Chilean cuisine, which is a unique fusion of Indian and Spanish traditions, is becoming more and more popular around the world every year. Thanks to its simplicity, fresh ingredients and a huge variety of dishes, from seafood to meat delicacies, it attracts the attention of gourmets.
A characteristic feature of Chilean cuisine is the use of a variety of local products. Seafood, fresh vegetables, meats, fruits and condiments are gathered from the vast expanse of Chile, which stretches from the Atacama Desert in the north to the Andes and Patagonian glaciers in the south.
One of the most famous dishes of Chile is the empanada, a patty with meat or cheese and various vegetables or seafood. Like many other Chilean dishes, empanadas can easily be customized to your liking by adding your favorite ingredients.
Also worth noting is Pebre, a green sauce that is an important component of many dishes and is served with just about everything from steaks to bread.
But Chilean cuisine isn’t just about food; it’s also about drinks. From wine grown in the world’s Chilean wineries to pisco, a traditional grape brandy, these drinks make a Chilean dinner truly complete and unforgettable.
Here it is, Chilean cuisine – earthy, authentic and full of flavors waiting to be discovered.
Main Chilean Cuisine Ingredients
Merken is a traditional Mapuche spice blend made from dried and smoked red chillies (cacho de cabra), toasted coriander seeds, salt, and sometimes other ingredients. It gives dishes a spicy, smoky flavor and is often used in meat marinades or to season sopaipillas, a popular fried pastry in Chile.
Cilantro, also known as coriander, is a herb that is used extensively in Chilean cuisine. It has a fresh, slightly citrusy flavor and is used to season a wide variety of dishes, including pebre (a traditional Chilean salsa) and many soups.
Pebre is a Chilean condiment made of cilantro, chopped onion, olive oil, garlic and ground or pureed spicy aji peppers. It is typically used to accompany bread, meats, and empanadas, offering a fresh and spicy flavor.
Sea Bass is a popular fish in Chile, thanks to its long coastline. It’s often grilled or baked and served with a variety of sauces, or it can be used in traditional dishes like caldillo de congrio, a hearty fish soup.
Corn, or choclo as it’s called in Chile, is a staple ingredient used in a variety of dishes. One of the most famous is pastel de choclo, a sort of corn casserole with a meat filling.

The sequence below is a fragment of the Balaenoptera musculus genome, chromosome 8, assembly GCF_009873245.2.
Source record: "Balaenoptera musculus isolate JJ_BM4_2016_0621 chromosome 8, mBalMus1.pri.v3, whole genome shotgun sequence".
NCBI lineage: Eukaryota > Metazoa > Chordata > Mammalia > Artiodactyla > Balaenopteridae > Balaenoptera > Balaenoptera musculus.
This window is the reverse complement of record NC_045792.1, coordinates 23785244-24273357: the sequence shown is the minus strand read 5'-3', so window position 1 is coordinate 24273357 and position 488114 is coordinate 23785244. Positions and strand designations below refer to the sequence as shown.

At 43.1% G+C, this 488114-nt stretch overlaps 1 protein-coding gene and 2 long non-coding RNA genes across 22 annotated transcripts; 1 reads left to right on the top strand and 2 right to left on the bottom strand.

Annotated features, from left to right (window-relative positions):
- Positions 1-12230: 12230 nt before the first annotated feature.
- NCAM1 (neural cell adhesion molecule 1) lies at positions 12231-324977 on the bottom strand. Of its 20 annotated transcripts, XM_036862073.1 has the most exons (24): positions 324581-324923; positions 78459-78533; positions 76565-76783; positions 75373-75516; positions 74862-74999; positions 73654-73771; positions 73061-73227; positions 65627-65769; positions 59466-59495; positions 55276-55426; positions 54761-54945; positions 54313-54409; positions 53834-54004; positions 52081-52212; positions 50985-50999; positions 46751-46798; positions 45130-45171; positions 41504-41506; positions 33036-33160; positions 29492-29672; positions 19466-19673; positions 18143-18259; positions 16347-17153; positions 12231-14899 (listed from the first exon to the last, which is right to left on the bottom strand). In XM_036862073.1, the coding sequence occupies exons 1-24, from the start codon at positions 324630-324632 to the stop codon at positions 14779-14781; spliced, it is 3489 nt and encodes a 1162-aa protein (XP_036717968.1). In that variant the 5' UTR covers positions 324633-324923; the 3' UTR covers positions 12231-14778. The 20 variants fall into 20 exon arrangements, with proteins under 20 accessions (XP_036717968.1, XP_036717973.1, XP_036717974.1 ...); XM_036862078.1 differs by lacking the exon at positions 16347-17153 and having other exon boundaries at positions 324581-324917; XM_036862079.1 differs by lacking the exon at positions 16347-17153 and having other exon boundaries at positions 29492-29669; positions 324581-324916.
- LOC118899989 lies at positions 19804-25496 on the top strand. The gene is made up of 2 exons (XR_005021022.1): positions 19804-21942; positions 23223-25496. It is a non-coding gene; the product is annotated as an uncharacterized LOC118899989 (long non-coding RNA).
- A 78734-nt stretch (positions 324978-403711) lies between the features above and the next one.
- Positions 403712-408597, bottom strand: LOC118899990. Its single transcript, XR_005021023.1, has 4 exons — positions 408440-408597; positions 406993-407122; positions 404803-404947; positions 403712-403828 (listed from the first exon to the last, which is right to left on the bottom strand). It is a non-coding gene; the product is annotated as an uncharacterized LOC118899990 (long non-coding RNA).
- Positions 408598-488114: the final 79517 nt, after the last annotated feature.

Chilean cuisine uses a lot of beef in its dishes. One popular dish is the classic asado, or barbecue, where large cuts of beef are grilled to perfection. Another is charquican, a stew made with dried beef or horse meat and vegetables.
Given the diverse climates across Chile, potatoes grow very well in this country and are a major part of the cuisine. They’re used in stews, salads, and main dishes like cazuela, a traditional Chilean soup made with beef, chicken, or turkey along with potatoes and other vegetables.
Quinoa, although more associated with Peruvian and Bolivian cuisine, is also a staple in certain parts of Chile. It is often used as a base for salads or served alongside stews.
Pumpkin, or zapallo, is commonly used in traditional Chilean dishes, including soups, stews, and casseroles. A popular dish is sopa de zapallo, a creamy pumpkin soup.
Chilean wine, especially Cabernet Sauvignon, Carmenère, and Sauvignon Blanc, are key in both drinking and cooking. Wine might be used in preparing dishes like estofado, a wine-braised beef stew.
Aji Verde (Green Chili)
Aji Verde is a type of green chili commonly used in Chilean cuisine for its bright, somewhat spicy flavor. It’s often used in stews, sauces, or as a garnish in dishes like empanadas or ensalada chilena, a simple salad made from tomatoes, onions, and coriander.
Traditional Chilean Food
Empanadas de Pino
Empanadas de Pino are a traditional Chilean dish that are particularly popular during the country’s national holidays. They are pastries filled with a mixture of diced beef, onions, olives, raisins, and hard-boiled eggs. While empanadas are found throughout Latin America, the “Pino” variant is distinct to Chile and the recipe has been passed down through generations since the colonial period.
Pastel de Choclo
Pastel de Choclo is a corn and meat pie, considered a classic dish in Chile. The base layer is typically filled with ground beef, chicken, olives, and boiled eggs, then topped with a sweet corn mixture and baked in a clay oven. This dish is an example of the fusion between indigenous and Spanish ingredients that occurred during the colonial period.
Cazuela is a slow-cooked, comforting stew made with meat (usually beef or chicken), potatoes, corn, pumpkin, and rice. Its origins date back to the colonial times and it reflects the amalgamation of the diverse products available in the country.